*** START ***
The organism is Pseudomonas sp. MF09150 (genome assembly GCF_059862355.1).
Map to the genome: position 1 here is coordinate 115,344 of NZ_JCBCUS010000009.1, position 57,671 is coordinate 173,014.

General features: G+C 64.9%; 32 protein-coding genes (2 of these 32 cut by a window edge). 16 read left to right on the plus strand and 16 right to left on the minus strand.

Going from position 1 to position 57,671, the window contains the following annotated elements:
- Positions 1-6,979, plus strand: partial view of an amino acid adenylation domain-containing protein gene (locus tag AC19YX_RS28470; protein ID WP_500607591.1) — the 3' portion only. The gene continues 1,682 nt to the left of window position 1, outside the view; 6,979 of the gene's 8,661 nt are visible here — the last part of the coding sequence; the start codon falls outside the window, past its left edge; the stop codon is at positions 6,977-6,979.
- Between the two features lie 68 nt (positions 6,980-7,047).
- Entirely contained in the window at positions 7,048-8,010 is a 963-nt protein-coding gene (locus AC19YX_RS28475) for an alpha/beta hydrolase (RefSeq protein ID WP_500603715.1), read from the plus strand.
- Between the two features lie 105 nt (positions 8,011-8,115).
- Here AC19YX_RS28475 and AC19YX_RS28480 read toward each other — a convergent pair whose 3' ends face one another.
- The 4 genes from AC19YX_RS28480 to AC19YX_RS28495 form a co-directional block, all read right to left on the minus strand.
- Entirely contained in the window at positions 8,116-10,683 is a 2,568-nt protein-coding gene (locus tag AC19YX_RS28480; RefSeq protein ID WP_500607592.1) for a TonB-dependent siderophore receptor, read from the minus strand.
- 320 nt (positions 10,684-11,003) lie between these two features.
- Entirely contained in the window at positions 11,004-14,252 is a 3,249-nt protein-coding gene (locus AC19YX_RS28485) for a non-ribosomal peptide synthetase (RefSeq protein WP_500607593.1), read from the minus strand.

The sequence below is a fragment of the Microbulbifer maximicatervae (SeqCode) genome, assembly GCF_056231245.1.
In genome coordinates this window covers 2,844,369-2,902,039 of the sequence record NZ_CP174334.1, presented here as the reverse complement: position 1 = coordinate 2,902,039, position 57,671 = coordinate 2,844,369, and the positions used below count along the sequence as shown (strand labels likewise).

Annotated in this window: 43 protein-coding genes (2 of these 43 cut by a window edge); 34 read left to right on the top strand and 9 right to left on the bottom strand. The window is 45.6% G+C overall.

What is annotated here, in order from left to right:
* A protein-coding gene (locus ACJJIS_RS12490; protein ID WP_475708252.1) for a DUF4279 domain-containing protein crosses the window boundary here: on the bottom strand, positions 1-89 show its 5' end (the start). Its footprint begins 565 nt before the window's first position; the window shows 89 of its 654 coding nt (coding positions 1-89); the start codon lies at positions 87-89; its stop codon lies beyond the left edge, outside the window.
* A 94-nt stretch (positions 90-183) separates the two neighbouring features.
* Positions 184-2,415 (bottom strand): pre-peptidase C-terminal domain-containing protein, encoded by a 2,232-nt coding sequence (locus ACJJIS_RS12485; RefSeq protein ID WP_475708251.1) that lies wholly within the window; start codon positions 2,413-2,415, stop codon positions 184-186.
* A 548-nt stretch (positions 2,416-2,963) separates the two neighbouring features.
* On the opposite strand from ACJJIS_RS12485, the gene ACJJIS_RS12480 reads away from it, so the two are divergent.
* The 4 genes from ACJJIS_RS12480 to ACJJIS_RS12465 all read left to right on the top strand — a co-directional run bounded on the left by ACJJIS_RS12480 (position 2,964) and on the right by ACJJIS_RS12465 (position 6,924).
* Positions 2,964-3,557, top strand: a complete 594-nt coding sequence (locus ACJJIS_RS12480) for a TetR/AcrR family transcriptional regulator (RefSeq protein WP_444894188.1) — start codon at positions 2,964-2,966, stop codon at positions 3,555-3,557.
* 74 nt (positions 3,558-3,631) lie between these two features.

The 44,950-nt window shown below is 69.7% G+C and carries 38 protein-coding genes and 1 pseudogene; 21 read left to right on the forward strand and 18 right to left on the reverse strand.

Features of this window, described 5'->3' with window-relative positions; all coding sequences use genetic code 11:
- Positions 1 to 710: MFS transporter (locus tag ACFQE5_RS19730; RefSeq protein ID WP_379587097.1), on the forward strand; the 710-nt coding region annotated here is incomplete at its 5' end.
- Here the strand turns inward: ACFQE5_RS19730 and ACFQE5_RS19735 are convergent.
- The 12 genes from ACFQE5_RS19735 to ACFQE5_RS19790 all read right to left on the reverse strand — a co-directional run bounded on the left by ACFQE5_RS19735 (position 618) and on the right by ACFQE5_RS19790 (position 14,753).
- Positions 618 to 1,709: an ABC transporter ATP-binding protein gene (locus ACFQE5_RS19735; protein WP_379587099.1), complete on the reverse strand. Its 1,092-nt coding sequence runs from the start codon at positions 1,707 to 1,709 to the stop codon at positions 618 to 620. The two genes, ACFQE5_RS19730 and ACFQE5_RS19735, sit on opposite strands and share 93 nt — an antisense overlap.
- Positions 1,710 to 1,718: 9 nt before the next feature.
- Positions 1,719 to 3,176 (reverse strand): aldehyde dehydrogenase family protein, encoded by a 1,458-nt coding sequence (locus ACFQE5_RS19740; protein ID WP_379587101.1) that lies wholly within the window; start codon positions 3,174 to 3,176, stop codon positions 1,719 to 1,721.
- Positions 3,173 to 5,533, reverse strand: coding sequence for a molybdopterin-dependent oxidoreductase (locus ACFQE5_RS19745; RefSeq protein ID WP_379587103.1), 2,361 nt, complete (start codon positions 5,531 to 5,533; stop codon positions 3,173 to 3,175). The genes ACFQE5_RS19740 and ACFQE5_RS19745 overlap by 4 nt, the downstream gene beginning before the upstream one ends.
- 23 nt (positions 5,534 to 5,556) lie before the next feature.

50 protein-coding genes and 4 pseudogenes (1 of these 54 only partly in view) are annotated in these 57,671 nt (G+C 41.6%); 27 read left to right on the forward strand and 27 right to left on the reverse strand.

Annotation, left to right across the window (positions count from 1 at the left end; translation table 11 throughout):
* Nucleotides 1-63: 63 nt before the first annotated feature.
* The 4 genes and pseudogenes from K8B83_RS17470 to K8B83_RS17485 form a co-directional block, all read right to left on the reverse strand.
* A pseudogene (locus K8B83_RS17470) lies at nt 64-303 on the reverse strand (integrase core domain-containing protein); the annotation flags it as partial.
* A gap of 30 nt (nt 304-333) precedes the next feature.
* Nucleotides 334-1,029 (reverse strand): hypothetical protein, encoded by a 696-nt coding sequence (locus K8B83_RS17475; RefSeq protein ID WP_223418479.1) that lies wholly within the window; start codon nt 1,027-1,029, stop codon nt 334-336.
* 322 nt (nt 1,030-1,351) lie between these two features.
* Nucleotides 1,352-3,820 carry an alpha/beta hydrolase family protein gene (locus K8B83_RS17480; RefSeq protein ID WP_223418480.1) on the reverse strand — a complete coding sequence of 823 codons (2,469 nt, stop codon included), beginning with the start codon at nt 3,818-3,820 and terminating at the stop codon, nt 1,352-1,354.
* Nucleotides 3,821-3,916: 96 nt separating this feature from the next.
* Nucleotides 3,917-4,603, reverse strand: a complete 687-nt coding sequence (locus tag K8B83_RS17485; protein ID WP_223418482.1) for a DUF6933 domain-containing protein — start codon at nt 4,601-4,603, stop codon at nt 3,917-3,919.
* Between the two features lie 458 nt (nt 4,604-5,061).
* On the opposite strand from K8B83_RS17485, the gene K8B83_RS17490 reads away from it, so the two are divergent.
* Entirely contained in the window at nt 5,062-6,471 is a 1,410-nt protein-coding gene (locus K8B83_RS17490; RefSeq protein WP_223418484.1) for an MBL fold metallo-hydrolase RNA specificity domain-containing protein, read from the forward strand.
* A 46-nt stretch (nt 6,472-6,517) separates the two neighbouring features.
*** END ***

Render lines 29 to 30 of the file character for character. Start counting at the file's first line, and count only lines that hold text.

- Here the strand turns inward: ACFQE5_RS19730 and ACFQE5_RS19735 are convergent.
- The 12 genes from ACFQE5_RS19735 to ACFQE5_RS19790 all read right to left on the reverse strand — a co-directional run bounded on the left by ACFQE5_RS19735 (position 618) and on the right by ACFQE5_RS19790 (position 14,753).